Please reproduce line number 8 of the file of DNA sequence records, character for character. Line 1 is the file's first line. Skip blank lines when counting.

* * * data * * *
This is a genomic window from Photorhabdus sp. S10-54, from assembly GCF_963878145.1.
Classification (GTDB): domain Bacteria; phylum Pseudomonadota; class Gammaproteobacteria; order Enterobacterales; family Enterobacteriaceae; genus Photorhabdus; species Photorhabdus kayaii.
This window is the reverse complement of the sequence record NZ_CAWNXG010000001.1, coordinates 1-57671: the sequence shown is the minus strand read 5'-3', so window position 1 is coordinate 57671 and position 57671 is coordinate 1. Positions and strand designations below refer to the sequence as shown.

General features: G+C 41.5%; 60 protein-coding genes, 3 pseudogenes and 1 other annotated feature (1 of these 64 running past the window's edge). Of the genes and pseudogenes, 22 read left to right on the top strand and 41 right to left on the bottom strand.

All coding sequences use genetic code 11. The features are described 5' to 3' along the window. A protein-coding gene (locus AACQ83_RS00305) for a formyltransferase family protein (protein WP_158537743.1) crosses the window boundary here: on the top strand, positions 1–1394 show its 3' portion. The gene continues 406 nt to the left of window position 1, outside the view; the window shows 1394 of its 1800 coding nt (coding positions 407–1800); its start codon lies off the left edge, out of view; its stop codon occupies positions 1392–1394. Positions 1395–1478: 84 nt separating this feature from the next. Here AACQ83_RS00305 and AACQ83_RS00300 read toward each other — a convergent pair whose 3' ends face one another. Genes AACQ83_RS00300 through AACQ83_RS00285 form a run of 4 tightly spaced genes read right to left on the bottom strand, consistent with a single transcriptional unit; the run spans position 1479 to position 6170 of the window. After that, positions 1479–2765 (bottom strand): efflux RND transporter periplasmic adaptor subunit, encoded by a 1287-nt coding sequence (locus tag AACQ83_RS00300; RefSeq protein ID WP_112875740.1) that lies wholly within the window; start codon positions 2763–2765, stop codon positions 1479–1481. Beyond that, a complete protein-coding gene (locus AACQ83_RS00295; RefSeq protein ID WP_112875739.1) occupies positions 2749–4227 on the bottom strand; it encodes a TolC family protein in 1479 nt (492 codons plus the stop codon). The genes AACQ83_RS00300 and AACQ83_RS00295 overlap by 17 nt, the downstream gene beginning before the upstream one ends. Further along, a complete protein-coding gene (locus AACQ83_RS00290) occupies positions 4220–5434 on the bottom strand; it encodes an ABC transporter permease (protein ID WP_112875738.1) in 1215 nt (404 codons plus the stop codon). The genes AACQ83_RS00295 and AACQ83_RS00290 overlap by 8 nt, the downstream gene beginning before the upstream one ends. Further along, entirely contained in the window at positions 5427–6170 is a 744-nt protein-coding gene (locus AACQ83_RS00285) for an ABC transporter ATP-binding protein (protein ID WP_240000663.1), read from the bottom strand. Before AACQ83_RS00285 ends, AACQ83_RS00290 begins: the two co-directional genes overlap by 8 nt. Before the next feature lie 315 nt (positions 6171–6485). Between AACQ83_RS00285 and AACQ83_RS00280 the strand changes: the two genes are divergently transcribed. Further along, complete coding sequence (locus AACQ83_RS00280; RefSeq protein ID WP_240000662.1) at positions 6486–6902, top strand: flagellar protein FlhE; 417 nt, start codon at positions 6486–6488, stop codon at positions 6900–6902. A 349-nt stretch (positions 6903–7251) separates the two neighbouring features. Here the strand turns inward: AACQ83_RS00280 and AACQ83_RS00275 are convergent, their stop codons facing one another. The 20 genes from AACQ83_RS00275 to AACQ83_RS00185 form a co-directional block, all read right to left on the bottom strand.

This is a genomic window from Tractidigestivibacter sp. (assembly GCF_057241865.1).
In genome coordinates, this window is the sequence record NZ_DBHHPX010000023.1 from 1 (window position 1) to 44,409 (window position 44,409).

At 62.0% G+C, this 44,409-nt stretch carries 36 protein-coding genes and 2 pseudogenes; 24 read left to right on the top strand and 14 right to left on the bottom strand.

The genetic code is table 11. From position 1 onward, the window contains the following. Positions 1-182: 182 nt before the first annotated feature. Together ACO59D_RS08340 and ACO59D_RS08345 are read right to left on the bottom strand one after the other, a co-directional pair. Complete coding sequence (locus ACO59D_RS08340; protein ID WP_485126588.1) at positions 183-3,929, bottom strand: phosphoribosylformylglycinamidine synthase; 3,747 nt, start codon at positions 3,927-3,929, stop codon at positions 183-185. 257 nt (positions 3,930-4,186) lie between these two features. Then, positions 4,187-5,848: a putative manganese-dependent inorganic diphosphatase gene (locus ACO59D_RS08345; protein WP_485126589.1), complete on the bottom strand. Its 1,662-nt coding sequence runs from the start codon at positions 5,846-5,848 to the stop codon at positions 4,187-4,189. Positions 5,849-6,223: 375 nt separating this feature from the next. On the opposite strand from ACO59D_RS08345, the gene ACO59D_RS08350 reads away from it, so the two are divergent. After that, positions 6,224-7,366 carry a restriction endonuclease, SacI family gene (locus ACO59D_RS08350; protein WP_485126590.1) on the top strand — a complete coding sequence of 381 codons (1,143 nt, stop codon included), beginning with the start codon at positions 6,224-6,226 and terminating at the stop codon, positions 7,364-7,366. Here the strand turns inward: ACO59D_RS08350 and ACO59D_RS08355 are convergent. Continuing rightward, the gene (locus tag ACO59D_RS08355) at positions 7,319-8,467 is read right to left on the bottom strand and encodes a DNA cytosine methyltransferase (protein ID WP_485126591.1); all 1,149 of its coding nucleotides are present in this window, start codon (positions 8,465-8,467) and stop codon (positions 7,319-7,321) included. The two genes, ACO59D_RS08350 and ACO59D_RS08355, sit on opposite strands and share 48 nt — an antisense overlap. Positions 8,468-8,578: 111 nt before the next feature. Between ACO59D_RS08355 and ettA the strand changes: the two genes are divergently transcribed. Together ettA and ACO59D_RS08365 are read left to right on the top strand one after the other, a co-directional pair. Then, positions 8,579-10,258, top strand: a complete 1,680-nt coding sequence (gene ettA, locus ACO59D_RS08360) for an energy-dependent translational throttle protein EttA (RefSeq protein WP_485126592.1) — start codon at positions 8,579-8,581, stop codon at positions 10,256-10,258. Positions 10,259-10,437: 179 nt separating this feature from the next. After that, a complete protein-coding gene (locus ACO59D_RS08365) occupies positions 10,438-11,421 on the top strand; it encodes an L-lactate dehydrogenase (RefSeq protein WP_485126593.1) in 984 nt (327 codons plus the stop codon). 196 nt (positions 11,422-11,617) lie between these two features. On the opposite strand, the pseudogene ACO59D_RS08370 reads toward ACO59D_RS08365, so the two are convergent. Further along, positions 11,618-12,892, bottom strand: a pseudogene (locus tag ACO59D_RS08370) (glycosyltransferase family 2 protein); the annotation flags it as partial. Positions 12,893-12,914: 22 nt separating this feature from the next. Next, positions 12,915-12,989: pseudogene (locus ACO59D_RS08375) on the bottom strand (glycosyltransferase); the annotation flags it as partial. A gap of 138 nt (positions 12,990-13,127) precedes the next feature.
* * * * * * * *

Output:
At 62.0% G+C, this 44,409-nt stretch carries 36 protein-coding genes and 2 pseudogenes; 24 read left to right on the top strand and 14 right to left on the bottom strand.